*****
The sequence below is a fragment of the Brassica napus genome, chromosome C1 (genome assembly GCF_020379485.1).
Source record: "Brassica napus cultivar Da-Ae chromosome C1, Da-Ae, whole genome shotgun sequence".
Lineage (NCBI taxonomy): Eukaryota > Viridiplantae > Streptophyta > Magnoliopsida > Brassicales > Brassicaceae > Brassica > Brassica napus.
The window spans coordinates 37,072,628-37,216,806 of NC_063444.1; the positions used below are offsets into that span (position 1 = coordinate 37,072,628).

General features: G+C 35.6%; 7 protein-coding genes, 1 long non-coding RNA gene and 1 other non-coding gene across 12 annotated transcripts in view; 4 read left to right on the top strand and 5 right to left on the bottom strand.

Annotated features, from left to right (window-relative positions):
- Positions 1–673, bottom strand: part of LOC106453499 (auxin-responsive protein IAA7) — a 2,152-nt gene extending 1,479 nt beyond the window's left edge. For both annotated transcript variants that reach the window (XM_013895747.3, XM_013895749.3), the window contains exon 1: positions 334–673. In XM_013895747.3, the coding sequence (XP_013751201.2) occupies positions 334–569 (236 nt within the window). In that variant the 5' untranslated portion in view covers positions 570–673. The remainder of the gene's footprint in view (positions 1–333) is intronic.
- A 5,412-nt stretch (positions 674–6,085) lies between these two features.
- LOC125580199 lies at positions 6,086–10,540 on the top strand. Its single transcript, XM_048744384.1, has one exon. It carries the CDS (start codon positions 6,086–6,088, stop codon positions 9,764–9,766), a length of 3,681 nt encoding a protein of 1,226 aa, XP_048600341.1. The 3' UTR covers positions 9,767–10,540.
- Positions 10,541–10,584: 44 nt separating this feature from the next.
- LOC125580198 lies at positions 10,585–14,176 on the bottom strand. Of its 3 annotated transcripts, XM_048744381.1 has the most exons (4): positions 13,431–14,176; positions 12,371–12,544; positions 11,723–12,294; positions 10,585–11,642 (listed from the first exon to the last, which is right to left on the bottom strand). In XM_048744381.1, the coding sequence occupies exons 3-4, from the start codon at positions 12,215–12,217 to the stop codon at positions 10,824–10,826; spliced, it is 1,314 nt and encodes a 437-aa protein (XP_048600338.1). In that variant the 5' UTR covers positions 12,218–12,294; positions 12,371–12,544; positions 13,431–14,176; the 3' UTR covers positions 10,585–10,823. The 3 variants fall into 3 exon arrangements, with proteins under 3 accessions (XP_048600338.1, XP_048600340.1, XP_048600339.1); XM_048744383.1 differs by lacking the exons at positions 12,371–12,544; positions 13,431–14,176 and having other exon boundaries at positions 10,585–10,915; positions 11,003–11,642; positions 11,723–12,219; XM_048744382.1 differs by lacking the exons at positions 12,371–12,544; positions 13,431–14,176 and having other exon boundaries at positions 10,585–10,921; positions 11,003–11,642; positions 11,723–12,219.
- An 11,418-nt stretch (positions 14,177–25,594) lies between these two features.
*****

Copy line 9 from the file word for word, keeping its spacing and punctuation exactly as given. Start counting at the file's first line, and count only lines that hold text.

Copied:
- LOC125580199 lies at positions 6,086–10,540 on the top strand. Its single transcript, XM_048744384.1, has one exon. It carries the CDS (start codon positions 6,086–6,088, stop codon positions 9,764–9,766), a length of 3,681 nt encoding a protein of 1,226 aa, XP_048600341.1. The 3' UTR covers positions 9,767–10,540.